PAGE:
The lawyer also told the court Kisina would vigorously defend police allegations, made in an affidavit, that he was involved in exporting cannabis.

    Siregar said Corby would not seek a presidential pardon, which are rarely granted anyway, because to do so she would have to admit guilt.

    The legal team is also not interested in asking the supreme court to conduct a judicial review of the case, another avenue that rarely leads to freedom.

    Instead, Siregar wants the case reopened by the supreme court and plans to launch his new legal bid within two to six weeks.

    He said he would interview Corby's Bali-based sister Mercedes Corby and other family members in his search for new evidence.

    However, one prominent Bali defence lawyer cast doubt on the viability of trying to resurrect the case after her latest appeal was thrown out by the highest court in the land.

    "It is not in any law book in Indonesia. There is no legal avenue for it," said Wirawan Adnan, who defended some of the 2002 Bali bombers now on death row in the same prison as Corby.

    "But sometimes the impossible can happen."

    However, Wiswantanu Ida Bagus, the prosecutor in Corby's trial last year said: "It is not possible to reopen the case".

    The trial's presiding judge Lindon Sirait, who handed Corby her original 20-year sentence, said the supreme court's decision had vindicated him.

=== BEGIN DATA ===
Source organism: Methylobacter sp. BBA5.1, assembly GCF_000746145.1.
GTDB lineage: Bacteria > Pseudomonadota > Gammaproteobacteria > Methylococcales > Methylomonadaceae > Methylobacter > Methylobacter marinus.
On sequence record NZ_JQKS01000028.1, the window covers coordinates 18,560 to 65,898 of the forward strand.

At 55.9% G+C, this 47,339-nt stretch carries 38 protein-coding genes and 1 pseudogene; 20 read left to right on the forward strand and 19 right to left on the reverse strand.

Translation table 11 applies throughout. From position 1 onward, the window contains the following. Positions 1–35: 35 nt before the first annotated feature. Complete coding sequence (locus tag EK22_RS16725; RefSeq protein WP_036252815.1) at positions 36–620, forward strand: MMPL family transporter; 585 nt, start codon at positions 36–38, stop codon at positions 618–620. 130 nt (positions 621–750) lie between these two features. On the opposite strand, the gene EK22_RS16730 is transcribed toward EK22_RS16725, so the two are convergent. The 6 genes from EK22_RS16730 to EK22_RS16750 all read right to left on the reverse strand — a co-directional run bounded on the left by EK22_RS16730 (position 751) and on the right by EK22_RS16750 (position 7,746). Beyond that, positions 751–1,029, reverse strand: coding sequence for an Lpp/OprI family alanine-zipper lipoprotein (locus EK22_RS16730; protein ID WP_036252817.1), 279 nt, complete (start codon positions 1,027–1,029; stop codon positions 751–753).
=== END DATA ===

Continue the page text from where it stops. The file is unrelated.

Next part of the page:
"It's good that they upheld my verdict and sentence," he said. "It means I was correct from the start."

    Sirait also doubted Corby had any realistic legal avenues to pursue.

    But Corby's mother Rosleigh Rose and father Michael Corby remain hopeful.

    They visited their imprisoned daughter today, taking with them her half-sister Melanie and a bunch of flowers.

    Rose declined to speak to reporters saying she was with the Nine Network's A Current Affair program.

    Michael Corby described Schapelle as "a strong girl" who was trying to cope.

    "She is just a poor bloody kid who is innocent," he said.

    "There are other avenues. I don't know what other avenues there are, but there must be."

    He said news of the appeal's failure had devastated his daughter, but not Prime Minister John Howard, Foreign Minister Alexander Downer or Australian Federal Police Commissioner Mick Keelty. "They got what they wanted," he said.

    In Canberra, Mr Howard declined to comment on the reinstatement of Corby's sentence saying: "I am not going to place myself above the Indonesian judiciary. That is a matter for the Indonesian court."

    Indonesia's Foreign Ministry said the case would not affect diplomatic relations between Jakarta and Canberra.

    Spokesman Yuri Thamrin said the question of a pardon for Corby would be solely at the discretion of President Susilo Bambang Yudhoyono, who has launched tough anti-drugs policies since taking office in 2004.

    Thamrin doubted Corby would get "special treatment" from the head of state.

    A spokesman for the Indonesian Attorney-General's Office, Masyhudi Ridwan, said that if Corby did try to seek clemency she would first have to "ask for forgiveness".

    Corby's Jakarta lawyer Hotman Paris Hutapea has threatened to quit the case saying it is now "in ruins".

    However, Siregar promised to go on "with this case until we die".